China Grove In Eudora Welty's story, ?Why do I Live At The P.O.", the main character directs the focus of the reader through her own point of view. The story is set in a small Mississippi town, sometime after World War II. The time and the place have a significant effect upon the language used. This helps to create an overall mood that is dominated by Southern prejudices, interpersonal ignorance and simplicity; for example, Sister says ?Nigger girl? (1031) words that now demonstrate racism but at that time it was acceptable.
The first-person point of view is crucial to the theme of Welty?s story. Sister is self-centered and melodramatic. Sister's descriptions are exaggerated, and because of this we tend to view her accounts of events with skepticism. She begins her tale with" I" and every event is made to resolve around herself, even her sister's marriage, ?I was getting along fine Berry 2 with Mama, Papa -Daddy and Uncle Rondo until my sister Stella-Rondo just separated from her husband and came back home again. ? Mr. Whitaker! Of course I went with Mr.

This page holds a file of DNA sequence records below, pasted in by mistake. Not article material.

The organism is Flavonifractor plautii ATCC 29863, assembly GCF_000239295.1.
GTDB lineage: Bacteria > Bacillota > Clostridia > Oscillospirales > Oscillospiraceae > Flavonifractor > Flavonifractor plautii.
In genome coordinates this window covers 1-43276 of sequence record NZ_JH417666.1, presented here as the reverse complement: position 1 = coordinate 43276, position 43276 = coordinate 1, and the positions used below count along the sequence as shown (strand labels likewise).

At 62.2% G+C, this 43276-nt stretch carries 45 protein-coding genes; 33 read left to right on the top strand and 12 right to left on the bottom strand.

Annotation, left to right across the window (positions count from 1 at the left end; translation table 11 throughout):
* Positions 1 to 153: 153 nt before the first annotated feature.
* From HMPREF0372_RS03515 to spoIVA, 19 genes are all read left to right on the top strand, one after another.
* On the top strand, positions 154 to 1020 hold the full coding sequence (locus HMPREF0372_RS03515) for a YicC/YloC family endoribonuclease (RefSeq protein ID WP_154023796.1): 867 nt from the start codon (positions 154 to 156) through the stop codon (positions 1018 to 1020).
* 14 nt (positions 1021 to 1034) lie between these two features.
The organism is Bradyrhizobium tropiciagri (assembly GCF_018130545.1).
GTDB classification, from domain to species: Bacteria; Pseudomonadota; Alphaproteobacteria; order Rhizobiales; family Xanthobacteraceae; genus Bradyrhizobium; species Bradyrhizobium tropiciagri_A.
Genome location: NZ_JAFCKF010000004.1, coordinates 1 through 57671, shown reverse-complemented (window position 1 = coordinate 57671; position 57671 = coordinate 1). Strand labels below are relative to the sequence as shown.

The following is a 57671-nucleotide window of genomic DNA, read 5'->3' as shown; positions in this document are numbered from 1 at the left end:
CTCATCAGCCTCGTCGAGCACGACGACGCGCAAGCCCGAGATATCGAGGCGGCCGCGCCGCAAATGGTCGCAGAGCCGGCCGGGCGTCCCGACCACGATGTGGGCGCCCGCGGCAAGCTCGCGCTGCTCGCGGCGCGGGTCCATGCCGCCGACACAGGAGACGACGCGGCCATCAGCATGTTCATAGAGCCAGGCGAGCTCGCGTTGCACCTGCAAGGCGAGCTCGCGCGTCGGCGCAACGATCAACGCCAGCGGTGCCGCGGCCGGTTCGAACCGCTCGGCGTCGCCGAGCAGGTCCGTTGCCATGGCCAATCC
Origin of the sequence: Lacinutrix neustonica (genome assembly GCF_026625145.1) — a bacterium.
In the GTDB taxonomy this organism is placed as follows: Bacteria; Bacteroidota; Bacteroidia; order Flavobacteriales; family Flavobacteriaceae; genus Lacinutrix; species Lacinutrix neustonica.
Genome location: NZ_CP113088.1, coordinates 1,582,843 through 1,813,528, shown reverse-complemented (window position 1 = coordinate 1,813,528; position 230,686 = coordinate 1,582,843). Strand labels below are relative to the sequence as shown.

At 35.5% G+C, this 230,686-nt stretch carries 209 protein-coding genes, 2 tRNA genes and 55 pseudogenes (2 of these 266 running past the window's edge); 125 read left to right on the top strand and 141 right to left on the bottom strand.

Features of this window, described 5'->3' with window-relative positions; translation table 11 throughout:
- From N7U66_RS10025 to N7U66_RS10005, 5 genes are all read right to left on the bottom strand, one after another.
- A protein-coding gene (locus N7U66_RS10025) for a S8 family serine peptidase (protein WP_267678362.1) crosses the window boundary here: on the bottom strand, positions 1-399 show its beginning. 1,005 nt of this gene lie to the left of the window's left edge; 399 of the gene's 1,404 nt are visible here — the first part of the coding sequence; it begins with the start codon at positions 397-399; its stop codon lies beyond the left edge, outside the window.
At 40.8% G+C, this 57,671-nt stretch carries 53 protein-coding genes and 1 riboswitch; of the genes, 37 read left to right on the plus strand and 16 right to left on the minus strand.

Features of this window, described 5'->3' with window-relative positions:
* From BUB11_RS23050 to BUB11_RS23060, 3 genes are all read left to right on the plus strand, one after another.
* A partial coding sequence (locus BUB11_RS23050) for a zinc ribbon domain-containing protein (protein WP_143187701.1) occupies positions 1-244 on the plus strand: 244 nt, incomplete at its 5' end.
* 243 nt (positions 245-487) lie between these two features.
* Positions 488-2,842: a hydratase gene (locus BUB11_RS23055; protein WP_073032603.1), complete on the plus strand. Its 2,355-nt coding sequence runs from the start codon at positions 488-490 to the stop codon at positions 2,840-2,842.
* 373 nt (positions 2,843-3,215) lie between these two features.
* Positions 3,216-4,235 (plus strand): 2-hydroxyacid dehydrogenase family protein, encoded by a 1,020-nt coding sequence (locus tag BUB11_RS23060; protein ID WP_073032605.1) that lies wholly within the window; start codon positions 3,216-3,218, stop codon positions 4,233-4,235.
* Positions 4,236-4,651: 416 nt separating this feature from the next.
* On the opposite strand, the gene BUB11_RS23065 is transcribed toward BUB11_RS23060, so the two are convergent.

Whitaker first, when he first appeared in China Grove, taking ?Pose Yourself? photos, and Stella-Rondo broke us up? (1027). This comment also gives us an idea about tension between Sister and Stella-Rondo that had always been present in the past. We can support this argument with Sister?s words, ?Stella ?Rondo is exactly twelve months to the day younger than I am and for that reason she is spoiled? (1027).
Welty show us through her choice of words that Sister seems to be right when she tells us that her entire family has " turned against" her. Much of the story is presented in a dialogue that shows her family picking on her, ?So the postmistress fails to understand why don?t I cut off my beard? (1028). This does not suggest that the narrator perception is always on the mark. She is probably kidding herself when she says at the beginning of the story that everything was going well until Stella- Rondo...
Cited: Welty, Eudora. ?Why I Live At The P.O.? The Harbrace Anntology of Literature. Ed.
Bowers, Jones and Sttot Second Edition, Canada: Harcourt Canada, 1998. 1027-36.
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